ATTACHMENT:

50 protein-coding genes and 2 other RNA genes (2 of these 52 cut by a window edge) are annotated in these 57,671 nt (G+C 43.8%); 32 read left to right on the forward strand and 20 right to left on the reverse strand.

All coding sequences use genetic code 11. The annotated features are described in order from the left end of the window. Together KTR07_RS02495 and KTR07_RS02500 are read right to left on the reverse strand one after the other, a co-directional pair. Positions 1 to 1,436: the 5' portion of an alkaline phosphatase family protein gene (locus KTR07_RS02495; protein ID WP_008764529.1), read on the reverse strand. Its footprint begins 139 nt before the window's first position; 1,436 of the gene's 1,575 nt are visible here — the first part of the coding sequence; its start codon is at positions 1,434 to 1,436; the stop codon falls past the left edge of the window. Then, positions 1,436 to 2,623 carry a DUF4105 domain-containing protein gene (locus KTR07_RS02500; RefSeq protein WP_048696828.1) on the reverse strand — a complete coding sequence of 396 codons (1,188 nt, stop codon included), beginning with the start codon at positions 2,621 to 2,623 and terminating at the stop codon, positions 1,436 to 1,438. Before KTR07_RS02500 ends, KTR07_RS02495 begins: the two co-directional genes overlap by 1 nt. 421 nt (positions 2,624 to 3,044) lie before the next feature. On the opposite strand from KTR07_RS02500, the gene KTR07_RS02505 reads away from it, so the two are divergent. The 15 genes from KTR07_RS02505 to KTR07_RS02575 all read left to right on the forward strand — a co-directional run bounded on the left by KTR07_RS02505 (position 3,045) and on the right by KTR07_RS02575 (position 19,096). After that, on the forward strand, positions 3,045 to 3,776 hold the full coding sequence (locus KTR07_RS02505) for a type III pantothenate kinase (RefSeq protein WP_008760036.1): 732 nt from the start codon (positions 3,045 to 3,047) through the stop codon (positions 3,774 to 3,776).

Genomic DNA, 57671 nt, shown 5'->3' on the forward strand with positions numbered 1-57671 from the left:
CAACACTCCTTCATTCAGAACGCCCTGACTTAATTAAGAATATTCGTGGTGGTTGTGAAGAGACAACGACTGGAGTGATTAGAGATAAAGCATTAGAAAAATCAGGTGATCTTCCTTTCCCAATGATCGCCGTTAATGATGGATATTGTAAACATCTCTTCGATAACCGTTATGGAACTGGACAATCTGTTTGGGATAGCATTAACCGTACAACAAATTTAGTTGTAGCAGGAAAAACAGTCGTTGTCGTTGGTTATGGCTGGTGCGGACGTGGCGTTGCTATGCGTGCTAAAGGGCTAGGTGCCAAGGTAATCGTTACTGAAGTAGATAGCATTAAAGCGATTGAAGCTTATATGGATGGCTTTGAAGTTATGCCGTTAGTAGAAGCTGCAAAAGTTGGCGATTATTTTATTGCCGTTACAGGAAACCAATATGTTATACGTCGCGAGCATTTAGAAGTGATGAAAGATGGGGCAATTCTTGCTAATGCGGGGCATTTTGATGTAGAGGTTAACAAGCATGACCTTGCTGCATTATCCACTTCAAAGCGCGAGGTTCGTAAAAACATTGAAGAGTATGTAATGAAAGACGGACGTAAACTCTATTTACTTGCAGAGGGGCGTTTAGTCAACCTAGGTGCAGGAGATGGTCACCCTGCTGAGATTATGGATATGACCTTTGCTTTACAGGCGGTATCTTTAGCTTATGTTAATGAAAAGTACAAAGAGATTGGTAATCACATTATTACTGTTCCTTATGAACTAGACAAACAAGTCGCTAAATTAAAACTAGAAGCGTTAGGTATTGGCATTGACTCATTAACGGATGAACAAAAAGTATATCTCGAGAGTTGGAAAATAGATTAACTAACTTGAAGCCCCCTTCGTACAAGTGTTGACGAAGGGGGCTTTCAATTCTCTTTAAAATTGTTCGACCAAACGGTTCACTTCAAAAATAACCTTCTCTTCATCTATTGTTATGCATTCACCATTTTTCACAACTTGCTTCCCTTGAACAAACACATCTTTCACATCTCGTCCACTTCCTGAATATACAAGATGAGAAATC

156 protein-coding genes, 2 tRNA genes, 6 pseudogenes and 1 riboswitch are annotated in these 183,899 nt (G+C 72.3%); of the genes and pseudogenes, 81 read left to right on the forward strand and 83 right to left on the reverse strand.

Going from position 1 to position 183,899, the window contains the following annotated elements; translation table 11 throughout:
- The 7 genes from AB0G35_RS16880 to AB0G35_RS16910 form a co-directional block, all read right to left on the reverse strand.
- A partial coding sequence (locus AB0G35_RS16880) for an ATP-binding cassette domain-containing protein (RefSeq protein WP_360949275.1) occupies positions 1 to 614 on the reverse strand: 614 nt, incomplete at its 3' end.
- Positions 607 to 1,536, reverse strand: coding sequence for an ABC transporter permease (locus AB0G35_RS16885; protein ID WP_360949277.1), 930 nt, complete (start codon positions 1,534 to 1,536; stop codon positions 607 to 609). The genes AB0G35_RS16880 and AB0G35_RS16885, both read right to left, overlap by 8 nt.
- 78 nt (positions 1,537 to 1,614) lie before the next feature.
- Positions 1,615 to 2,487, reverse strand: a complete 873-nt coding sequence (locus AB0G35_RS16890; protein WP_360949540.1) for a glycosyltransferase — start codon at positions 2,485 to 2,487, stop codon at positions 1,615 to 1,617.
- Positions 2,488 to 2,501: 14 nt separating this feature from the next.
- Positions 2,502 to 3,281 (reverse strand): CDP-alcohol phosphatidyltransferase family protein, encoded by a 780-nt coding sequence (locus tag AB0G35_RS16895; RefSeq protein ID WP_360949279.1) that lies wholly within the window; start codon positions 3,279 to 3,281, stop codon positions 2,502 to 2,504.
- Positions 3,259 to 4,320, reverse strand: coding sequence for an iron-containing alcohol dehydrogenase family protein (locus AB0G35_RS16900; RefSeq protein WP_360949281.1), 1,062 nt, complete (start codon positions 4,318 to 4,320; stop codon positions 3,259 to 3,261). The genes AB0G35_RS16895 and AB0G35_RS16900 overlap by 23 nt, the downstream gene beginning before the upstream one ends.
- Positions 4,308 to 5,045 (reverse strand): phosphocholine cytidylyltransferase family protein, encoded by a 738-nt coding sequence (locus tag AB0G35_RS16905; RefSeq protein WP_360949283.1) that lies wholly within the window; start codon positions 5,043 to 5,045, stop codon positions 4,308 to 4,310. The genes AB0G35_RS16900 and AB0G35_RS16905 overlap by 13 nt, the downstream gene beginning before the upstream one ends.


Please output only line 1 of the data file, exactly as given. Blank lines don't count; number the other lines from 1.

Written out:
50 protein-coding genes and 2 other RNA genes (2 of these 52 cut by a window edge) are annotated in these 57,671 nt (G+C 43.8%); 32 read left to right on the forward strand and 20 right to left on the reverse strand.